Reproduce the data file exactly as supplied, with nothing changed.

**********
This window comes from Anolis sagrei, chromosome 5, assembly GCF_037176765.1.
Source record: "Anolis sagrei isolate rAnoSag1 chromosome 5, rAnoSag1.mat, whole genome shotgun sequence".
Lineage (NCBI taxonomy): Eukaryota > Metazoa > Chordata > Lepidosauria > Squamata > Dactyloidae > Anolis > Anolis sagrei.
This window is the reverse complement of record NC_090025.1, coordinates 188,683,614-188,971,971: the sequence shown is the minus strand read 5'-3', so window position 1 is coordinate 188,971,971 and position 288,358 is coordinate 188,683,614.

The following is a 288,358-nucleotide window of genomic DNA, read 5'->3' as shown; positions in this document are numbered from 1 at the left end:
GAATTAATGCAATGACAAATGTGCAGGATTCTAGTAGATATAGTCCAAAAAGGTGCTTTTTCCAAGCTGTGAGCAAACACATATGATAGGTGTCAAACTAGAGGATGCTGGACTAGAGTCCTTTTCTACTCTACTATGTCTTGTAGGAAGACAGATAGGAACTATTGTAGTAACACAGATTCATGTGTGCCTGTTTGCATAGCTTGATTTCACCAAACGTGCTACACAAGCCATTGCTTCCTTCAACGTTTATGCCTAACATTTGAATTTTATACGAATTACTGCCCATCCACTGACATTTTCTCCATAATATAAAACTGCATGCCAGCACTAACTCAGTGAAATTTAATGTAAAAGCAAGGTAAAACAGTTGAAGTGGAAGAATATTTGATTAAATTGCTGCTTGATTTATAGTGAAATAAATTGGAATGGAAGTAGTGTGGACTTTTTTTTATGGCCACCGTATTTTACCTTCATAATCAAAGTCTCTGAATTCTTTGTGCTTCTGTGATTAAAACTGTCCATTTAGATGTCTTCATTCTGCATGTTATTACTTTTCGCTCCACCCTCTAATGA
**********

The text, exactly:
This window comes from Anolis sagrei, chromosome 5, assembly GCF_037176765.1.
Source record: "Anolis sagrei isolate rAnoSag1 chromosome 5, rAnoSag1.mat, whole genome shotgun sequence".
Lineage (NCBI taxonomy): Eukaryota > Metazoa > Chordata > Lepidosauria > Squamata > Dactyloidae > Anolis > Anolis sagrei.
This window is the reverse complement of record NC_090025.1, coordinates 188,683,614-188,971,971: the sequence shown is the minus strand read 5'-3', so window position 1 is coordinate 188,971,971 and position 288,358 is coordinate 188,683,614.

The following is a 288,358-nucleotide window of genomic DNA, read 5'->3' as shown; positions in this document are numbered from 1 at the left end:
GAATTAATGCAATGACAAATGTGCAGGATTCTAGTAGATATAGTCCAAAAAGGTGCTTTTTCCAAGCTGTGAGCAAACACATATGATAGGTGTCAAACTAGAGGATGCTGGACTAGAGTCCTTTTCTACTCTACTATGTCTTGTAGGAAGACAGATAGGAACTATTGTAGTAACACAGATTCATGTGTGCCTGTTTGCATAGCTTGATTTCACCAAACGTGCTACACAAGCCATTGCTTCCTTCAACGTTTATGCCTAACATTTGAATTTTATACGAATTACTGCCCATCCACTGACATTTTCTCCATAATATAAAACTGCATGCCAGCACTAACTCAGTGAAATTTAATGTAAAAGCAAGGTAAAACAGTTGAAGTGGAAGAATATTTGATTAAATTGCTGCTTGATTTATAGTGAAATAAATTGGAATGGAAGTAGTGTGGACTTTTTTTTATGGCCACCGTATTTTACCTTCATAATCAAAGTCTCTGAATTCTTTGTGCTTCTGTGATTAAAACTGTCCATTTAGATGTCTTCATTCTGCATGTTATTACTTTTCGCTCCACCCTCTAATGA